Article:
NEW DELHI, INDIA--(Marketwire - Jan 15, 2013) - The Boston Consulting Group has identified "100 global challenger" companies from the emerging markets that are growing so quickly overseas that they are reshaping industries and surpassing many traditional multinational companies.
In Allies and Adversaries, a report published today, BCG finds that these companies are outpacing household names in the U.S. and Europe and are having a profound impact on the global economy. They come from 17 countries -- with companies from Colombia and Qatar joining the list for the first time. Also for the first time, the list includes companies from the financial services, health care equipment, and electronic commerce sectors.
In the past five years, these companies -- many of them little known in the West -- have added 1.4 million jobs, while employment at the nonfinancial S&P 500 stayed flat. Their average revenue was $26.5 billion in 2011, the most recent year for which figures are available, compared with $21 billion for the S&P 500's nonfinancial companies and $20 billion for the entire S&P 500. In the same year, they purchased more than $1.7 trillion of goods and services and invested more than $330 billion in capital expenditures.
"If ever there was a wake-up call for business leaders in the West, this is it," said David C. Michael, coauthor of the report, head of BCG's globalization practice, and coauthor of a new book called The $10 Trillion Prize: Captivating the Newly Affluent in China and India (Harvard Business Review Press). "We have been monitoring the rise of global challenger companies for nearly a decade, and the ambition of these companies -- what we call the accelerator mindset -- has never been stronger."
The report is the fifth in a series of publications identifying the fastest-growing companies in the emerging markets. The first was published in 2006.
Allies and Adversaries is part of BCG's Game-Changing Program to help leaders and their companies capitalize on the opportunities created by the seismic shifts in the global economy.
The report calls on business leaders in the West to follow the example of other multinationals that are working with this new generation of companies. In one partnership, Dr. Reddy's Laboratories, an Indian pharmaceutical company known for generic manufacturing, is conducting product development, while Merck, a health care company based in Germany, is handling the manufacturing of generic cancer treatments. In another, India's Bajaj Auto and Japan's Kawasaki are jointly marketing products in the Philippines and Indonesia.
"Global challengers bring far more to the table than a low-cost structure," said Tenbite Ermias, coauthor and head of BCG's office in South Africa. "Multinationals that view global challengers only as low-cost competitors misunderstand their competitive threat and their potential for partnership."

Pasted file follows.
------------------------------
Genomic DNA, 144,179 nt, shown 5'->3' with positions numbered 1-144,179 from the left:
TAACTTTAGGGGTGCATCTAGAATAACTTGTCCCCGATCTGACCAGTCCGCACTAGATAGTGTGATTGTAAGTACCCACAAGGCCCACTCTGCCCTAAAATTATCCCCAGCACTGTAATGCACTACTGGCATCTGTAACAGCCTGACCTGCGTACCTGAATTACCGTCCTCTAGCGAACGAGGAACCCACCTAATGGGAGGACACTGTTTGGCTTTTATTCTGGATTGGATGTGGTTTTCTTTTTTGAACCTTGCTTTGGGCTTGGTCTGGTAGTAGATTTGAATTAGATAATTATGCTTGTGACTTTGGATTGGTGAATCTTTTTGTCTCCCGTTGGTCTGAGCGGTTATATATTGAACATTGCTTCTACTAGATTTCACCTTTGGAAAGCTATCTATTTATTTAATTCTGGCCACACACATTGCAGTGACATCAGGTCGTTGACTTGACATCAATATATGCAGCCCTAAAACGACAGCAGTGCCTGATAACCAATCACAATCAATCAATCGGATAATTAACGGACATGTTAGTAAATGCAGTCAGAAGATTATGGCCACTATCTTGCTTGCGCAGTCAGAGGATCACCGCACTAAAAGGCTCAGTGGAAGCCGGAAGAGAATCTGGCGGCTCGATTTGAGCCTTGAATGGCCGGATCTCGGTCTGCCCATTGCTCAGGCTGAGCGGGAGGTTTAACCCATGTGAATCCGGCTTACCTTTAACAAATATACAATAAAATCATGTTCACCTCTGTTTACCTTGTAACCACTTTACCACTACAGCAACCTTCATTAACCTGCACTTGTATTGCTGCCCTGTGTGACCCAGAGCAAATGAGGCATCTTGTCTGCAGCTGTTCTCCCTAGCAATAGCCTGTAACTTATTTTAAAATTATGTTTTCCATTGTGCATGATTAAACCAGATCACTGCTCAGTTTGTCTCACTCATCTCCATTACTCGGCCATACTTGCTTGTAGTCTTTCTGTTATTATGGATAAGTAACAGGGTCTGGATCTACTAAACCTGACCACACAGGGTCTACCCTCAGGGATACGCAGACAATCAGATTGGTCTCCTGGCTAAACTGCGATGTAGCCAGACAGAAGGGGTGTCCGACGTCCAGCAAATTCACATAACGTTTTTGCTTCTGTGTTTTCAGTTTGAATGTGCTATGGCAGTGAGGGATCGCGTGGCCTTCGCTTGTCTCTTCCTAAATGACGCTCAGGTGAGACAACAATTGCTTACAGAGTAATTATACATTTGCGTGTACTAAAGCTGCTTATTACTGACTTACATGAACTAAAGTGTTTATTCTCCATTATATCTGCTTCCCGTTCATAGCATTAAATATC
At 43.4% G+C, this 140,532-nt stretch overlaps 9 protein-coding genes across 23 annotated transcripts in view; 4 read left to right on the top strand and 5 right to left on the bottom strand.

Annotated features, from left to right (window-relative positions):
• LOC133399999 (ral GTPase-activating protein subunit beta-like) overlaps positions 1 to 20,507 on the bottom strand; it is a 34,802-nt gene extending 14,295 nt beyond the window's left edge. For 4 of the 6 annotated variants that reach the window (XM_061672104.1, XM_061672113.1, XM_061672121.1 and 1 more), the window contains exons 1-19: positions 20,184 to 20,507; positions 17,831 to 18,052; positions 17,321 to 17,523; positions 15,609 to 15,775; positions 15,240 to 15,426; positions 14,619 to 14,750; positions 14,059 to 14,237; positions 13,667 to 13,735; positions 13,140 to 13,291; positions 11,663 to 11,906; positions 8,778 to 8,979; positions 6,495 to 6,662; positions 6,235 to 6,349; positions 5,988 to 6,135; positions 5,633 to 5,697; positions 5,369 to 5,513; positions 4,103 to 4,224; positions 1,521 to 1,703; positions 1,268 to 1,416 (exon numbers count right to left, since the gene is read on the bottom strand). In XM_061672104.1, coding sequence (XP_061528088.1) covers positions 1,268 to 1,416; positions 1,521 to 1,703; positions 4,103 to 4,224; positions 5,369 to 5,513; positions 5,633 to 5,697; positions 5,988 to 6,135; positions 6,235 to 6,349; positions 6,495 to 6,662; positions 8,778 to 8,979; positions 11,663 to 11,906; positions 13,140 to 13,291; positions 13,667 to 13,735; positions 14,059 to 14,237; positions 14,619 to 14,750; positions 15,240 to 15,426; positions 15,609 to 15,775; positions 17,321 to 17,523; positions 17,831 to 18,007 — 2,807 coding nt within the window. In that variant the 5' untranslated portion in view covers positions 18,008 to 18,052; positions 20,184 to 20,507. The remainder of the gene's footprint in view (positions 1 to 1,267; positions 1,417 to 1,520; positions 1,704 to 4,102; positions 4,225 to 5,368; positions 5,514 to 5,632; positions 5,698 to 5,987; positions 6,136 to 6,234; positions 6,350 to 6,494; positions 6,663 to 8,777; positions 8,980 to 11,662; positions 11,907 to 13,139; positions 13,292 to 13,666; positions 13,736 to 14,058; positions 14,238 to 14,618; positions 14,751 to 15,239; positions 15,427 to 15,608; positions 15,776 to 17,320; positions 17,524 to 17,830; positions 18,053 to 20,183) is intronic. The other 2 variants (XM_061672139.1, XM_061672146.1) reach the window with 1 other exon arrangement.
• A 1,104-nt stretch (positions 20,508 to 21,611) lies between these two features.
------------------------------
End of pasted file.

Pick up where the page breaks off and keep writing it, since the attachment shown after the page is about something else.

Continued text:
Twenty-six of the companies are new to the list in 2013, having displaced other companies whose attempts to globalize were met with obstacles. Several of the displaced companies were from the BRIC nations of Brazil, Russia, India, and China. Once home to 84 challengers, these nations now account for 69 companies on BCG's list.
Also, state-owned and state-controlled companies have struggled to match the success of private companies on the global stage. The number of state-controlled companies on the list has fallen from 36 in 2006 to 26 in 2013. While many of these companies are satisfied with focusing on their domestic markets, others have found it difficult to excel overseas.
"Many state-owned and state-controlled enterprises have not yet cracked the code of global expansion. They need to learn how to attract talent, take risks, and develop business models that work outside their home markets," explained David Lee, coauthor and a BCG partner based in Hong Kong. "These are things that all companies need to master, and they can be particularly challenging for those affiliated with the state."
Methodology for Selecting the 2013 BCG Global Challengers
Produced by BCG's Global Advantage practice area, the report was based on a comprehensive screening of thousands of companies from emerging markets conducted by BCG experts in each such market. Companies generally needed to have annual revenues totaling at least $1 billion and overseas revenues of at least 10 percent of total revenues, or $500 million. The screening measured the size of each company relative to other challengers and to multinational competitors in their industries. It also analyzed each company's international presence, the number and size of its international investments, its M&A activity over the past five years, and the strength of its business model. The team excluded those companies that pursue only low-end, export-driven businesses.
A copy of the report can be downloaded at www.bcgperspectives.com.
To arrange an interview with one of the authors, please contact Eric Gregoire at +1 617 850 3783 or firstname.lastname@example.org.
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The BCG Game-Changing Program
We are living in an age of accelerating change. The old ways are rapidly becoming outdated, obsolete. New opportunities are opening up. It is clear that the game is changing. At BCG, we are optimistic: we think that the fundamental drivers of growth are stronger than they have ever been in human history. But to capitalize on this trend, leaders need to be proactive, to challenge the status quo, to make bold moves: they need to change the game, too. The decisions they make now, and over the next ten years, will have an extraordinary and enduring impact on their own fortunes as well as those of their organizations, the global economy, and society at large. To help leaders, and to mark our fiftieth anniversary, BCG is pulling together the best ideas, insights, and ways to win -- to own the future. This report is part of that endeavor.